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Showing posts from July, 2017

Evasions, Fibs and Whoppers

We live in a post-truth era. Nothing is certain. You can believe whatever you want and the other guy is always wrong.

There was a time when I believed in ideals such as truth, justice and the American way. Now it's hard to tell what any of those things are. Truth used to be an absolute, but now it's gotten very subjective, distorted by preachers, politicians and propagandized by pundits and news outlets. Justice used to mean something. Now it just refers to which side won in court. Prosecutors ignore proof of a defendant's innocence, insisting that a jury's verdict outweighs everything else. As for the American way, there are simply too many factions with too many opinions. I won't even try to name all of the different isms.

Nothing can be counted on. Photographs and videos can be altered through Photoshop or even simple phone apps to create whatever false narrative the editor wants. Audio can be faked with Auto-Tune and other pitch shifters so that even those with…

Vast Wasteland Report

It seems as though I rarely have any good news about the current state of television.

Sitcoms have been off my viewing list for decades now. I'm happy for people who love Big Bang Theory. I'm not interested, but that's just me. I don't care for anything with a laugh track. By the way, I'm sorry to predict that Young Sheldon will be cancelled mid-season. And I won't care.
Let me apologize for being harsh, but I'm bitter over the cancellation of Rosewood. It was a great crime drama with a great cast chemistry and I will miss it greatly.
Bones has finally ended. It was time. I've enjoyed the show, but I think it had run its course and keeping it on life support would have just been cruel. I like David Boreanaz, but I doubt that I will watch Seal Team--or any other military/Middle East war dramas. Some things are just too real and too dramatic for me. I don't need to punish myself by watching reenactments of a conflict that makes me very sad.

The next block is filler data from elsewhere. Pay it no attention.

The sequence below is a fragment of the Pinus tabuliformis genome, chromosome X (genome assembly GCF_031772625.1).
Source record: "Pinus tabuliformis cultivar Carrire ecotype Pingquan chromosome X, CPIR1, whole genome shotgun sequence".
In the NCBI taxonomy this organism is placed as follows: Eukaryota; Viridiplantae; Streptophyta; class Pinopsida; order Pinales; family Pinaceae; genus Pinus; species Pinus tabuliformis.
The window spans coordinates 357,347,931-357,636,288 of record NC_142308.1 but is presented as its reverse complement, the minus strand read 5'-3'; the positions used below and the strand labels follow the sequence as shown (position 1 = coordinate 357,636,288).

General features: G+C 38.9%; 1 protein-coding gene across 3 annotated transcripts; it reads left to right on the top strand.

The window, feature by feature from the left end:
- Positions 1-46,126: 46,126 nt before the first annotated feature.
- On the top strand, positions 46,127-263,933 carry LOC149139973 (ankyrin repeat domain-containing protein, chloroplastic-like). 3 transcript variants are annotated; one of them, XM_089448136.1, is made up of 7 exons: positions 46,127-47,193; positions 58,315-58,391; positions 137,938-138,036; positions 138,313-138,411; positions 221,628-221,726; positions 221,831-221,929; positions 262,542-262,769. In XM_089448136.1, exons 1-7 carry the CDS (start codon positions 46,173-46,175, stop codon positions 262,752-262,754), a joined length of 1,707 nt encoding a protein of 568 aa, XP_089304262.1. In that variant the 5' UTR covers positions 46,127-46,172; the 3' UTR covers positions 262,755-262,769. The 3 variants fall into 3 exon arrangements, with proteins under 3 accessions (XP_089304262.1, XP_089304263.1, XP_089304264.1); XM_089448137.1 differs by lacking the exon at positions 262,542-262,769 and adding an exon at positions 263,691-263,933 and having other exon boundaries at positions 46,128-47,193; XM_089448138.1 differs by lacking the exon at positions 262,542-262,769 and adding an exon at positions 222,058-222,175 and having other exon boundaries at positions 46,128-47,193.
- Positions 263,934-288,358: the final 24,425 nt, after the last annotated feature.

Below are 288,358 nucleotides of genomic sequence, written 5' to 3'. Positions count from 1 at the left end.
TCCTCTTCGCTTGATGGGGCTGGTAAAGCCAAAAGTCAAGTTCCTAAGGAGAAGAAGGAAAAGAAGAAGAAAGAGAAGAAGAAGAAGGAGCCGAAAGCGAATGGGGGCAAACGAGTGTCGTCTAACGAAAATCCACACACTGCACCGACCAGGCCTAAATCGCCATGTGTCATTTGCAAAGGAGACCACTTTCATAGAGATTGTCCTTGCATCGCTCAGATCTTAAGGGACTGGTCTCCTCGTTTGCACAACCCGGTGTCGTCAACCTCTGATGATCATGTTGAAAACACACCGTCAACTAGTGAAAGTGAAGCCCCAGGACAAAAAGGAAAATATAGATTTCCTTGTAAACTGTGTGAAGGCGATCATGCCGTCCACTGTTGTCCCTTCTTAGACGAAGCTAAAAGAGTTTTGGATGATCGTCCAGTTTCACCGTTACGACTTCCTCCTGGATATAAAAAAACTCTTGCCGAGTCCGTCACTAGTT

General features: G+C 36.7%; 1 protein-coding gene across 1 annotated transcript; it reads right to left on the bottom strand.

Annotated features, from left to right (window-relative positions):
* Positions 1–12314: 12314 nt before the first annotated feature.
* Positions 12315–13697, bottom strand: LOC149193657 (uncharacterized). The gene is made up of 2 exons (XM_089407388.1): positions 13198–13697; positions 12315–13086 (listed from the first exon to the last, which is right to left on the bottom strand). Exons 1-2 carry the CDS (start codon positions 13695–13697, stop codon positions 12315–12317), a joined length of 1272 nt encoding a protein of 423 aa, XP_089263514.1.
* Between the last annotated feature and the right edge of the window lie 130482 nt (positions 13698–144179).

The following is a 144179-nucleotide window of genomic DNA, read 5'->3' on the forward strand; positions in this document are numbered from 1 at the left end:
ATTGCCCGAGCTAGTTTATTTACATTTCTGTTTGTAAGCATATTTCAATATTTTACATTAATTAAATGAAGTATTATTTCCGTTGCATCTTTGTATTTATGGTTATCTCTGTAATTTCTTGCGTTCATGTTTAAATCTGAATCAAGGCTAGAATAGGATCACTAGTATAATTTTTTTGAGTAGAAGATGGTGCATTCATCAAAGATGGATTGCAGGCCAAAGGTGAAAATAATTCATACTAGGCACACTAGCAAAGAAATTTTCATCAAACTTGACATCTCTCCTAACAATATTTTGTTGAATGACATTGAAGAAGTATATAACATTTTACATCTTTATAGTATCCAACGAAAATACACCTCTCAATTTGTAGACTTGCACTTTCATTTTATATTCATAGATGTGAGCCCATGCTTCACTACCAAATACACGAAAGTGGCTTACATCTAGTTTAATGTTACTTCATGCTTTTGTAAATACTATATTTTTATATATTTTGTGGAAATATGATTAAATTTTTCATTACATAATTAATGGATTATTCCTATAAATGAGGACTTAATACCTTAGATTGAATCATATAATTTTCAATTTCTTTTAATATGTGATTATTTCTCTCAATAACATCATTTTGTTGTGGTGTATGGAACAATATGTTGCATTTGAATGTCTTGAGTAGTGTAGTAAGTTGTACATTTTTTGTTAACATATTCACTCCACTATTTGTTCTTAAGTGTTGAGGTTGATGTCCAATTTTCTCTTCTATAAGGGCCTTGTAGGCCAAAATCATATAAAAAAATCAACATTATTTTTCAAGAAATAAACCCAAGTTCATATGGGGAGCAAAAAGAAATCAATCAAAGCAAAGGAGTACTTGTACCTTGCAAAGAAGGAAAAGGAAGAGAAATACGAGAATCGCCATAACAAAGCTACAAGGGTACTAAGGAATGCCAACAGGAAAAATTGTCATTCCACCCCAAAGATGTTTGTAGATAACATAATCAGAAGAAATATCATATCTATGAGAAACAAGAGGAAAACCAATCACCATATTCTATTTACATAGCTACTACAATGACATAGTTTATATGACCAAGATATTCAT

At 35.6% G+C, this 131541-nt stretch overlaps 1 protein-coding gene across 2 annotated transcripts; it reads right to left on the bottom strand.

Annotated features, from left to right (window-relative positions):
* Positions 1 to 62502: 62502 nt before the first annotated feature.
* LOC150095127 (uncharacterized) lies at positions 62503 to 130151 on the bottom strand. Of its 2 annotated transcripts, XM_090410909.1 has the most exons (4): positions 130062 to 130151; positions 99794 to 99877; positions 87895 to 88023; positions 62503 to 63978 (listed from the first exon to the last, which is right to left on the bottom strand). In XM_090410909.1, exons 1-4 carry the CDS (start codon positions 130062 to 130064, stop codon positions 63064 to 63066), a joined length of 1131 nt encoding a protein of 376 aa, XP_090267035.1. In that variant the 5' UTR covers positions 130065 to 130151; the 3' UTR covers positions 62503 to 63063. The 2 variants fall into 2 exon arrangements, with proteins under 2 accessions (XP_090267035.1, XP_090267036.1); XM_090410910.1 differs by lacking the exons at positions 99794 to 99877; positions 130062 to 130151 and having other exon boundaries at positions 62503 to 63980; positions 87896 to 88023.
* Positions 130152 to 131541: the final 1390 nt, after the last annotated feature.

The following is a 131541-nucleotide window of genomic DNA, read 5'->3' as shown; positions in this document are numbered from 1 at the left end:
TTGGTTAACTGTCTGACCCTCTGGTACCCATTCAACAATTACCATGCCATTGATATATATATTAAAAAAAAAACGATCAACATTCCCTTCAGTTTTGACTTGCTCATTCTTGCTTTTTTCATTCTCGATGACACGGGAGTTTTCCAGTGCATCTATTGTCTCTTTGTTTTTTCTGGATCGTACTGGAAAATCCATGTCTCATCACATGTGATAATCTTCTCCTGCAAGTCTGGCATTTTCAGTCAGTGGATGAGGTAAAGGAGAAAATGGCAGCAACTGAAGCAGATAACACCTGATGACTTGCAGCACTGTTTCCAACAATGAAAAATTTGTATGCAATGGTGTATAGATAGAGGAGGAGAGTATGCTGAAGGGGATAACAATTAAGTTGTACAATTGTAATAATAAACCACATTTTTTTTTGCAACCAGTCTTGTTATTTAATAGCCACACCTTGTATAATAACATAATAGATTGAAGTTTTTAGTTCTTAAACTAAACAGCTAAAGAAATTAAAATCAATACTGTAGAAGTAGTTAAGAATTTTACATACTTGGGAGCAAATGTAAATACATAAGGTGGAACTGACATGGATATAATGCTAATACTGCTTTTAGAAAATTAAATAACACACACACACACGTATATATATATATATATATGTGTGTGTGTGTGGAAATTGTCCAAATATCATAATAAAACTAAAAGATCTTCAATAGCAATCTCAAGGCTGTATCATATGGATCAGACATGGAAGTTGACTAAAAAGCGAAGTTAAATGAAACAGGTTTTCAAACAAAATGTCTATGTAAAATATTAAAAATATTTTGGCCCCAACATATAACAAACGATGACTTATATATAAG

Survivor i…

Fast Lane Blues

The world seems to be changing fast these days. Or maybe it's just me getting old.

This planet has always seen bursts of rapid development, from hunter-gatherer to agrarian--okay, maybe not that, but aviation between 1914 and 1919, for instance. So many things have happened since World War II. Television has gone from limited availability analog black-and-white broadcast to unlimited high definition digital satellite-direct, interactive. Computers have gone from massive mechanical devices, to analog vacuum tube monstrosities, to analog transistor monstrosities, to digital microchip handheld devices. One iPhone now has more computing power than all of the computers in existence in 1968 combined.

Sadly, human space travel hasn't gone very far in the last forty years, but unmanned exploration has discovered amazing things--few answers, but lots of new questions.

Many "advancements" in chemistry and biology have been ill-advised and potentially disastrous, but the world …